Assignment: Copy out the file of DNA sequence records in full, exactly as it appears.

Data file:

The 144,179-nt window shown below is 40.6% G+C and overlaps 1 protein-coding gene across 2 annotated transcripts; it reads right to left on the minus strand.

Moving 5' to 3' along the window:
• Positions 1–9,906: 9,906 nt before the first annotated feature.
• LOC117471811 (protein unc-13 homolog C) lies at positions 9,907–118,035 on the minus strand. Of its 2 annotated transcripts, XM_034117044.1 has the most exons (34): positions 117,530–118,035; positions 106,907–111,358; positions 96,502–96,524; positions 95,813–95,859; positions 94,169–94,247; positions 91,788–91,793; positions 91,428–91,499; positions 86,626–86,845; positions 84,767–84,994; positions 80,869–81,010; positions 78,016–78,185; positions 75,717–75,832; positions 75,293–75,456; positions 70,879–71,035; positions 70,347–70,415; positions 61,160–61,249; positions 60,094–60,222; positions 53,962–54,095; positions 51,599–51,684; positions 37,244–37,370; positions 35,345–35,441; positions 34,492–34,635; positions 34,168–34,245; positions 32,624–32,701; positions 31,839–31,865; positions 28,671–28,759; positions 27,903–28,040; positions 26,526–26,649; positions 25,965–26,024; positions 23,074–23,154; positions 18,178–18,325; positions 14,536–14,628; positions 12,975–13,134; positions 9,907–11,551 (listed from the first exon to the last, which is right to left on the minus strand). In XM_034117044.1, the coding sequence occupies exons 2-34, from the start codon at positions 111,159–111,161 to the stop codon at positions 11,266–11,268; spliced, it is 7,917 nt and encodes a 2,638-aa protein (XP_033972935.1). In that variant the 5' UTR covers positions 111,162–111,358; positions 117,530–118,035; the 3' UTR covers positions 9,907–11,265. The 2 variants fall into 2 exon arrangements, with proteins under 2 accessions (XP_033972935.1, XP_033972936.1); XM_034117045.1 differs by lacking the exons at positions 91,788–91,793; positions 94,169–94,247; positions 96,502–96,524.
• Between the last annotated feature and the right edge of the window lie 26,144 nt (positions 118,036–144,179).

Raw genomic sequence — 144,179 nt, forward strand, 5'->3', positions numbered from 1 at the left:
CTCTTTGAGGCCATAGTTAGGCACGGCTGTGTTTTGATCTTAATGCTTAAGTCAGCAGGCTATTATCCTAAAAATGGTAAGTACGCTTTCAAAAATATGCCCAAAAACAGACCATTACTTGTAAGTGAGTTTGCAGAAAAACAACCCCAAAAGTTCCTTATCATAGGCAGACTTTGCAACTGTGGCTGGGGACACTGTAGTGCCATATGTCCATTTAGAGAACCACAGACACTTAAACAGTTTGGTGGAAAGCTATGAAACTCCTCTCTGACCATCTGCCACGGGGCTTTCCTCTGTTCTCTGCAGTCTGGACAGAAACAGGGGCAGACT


The 144,179-nt window shown below is 40.6% G+C and overlaps 1 protein-coding gene across 2 annotated transcripts; it reads right to left on the minus strand.

Moving 5' to 3' along the window:
• Positions 1–9,906: 9,906 nt before the first annotated feature.
• LOC117471811 (protein unc-13 homolog C) lies at positions 9,907–118,035 on the minus strand. Of its 2 annotated transcripts, XM_034117044.1 has the most exons (34): positions 117,530–118,035; positions 106,907–111,358; positions 96,502–96,524; positions 95,813–95,859; positions 94,169–94,247; positions 91,788–91,793; positions 91,428–91,499; positions 86,626–86,845; positions 84,767–84,994; positions 80,869–81,010; positions 78,016–78,185; positions 75,717–75,832; positions 75,293–75,456; positions 70,879–71,035; positions 70,347–70,415; positions 61,160–61,249; positions 60,094–60,222; positions 53,962–54,095; positions 51,599–51,684; positions 37,244–37,370; positions 35,345–35,441; positions 34,492–34,635; positions 34,168–34,245; positions 32,624–32,701; positions 31,839–31,865; positions 28,671–28,759; positions 27,903–28,040; positions 26,526–26,649; positions 25,965–26,024; positions 23,074–23,154; positions 18,178–18,325; positions 14,536–14,628; positions 12,975–13,134; positions 9,907–11,551 (listed from the first exon to the last, which is right to left on the minus strand). In XM_034117044.1, the coding sequence occupies exons 2-34, from the start codon at positions 111,159–111,161 to the stop codon at positions 11,266–11,268; spliced, it is 7,917 nt and encodes a 2,638-aa protein (XP_033972935.1). In that variant the 5' UTR covers positions 111,162–111,358; positions 117,530–118,035; the 3' UTR covers positions 9,907–11,265. The 2 variants fall into 2 exon arrangements, with proteins under 2 accessions (XP_033972935.1, XP_033972936.1); XM_034117045.1 differs by lacking the exons at positions 91,788–91,793; positions 94,169–94,247; positions 96,502–96,524.
• Between the last annotated feature and the right edge of the window lie 26,144 nt (positions 118,036–144,179).

Raw genomic sequence — 144,179 nt, forward strand, 5'->3', positions numbered from 1 at the left:
CTCTTTGAGGCCATAGTTAGGCACGGCTGTGTTTTGATCTTAATGCTTAAGTCAGCAGGCTATTATCCTAAAAATGGTAAGTACGCTTTCAAAAATATGCCCAAAAACAGACCATTACTTGTAAGTGAGTTTGCAGAAAAACAACCCCAAAAGTTCCTTATCATAGGCAGACTTTGCAACTGTGGCTGGGGACACTGTAGTGCCATATGTCCATTTAGAGAACCACAGACACTTAAACAGTTTGGTGGAAAGCTATGAAACTCCTCTCTGACCATCTGCCACGGGGCTTTCCTCTGTTCTCTGCAGTCTGGACAGAAACAGGGGCAGACT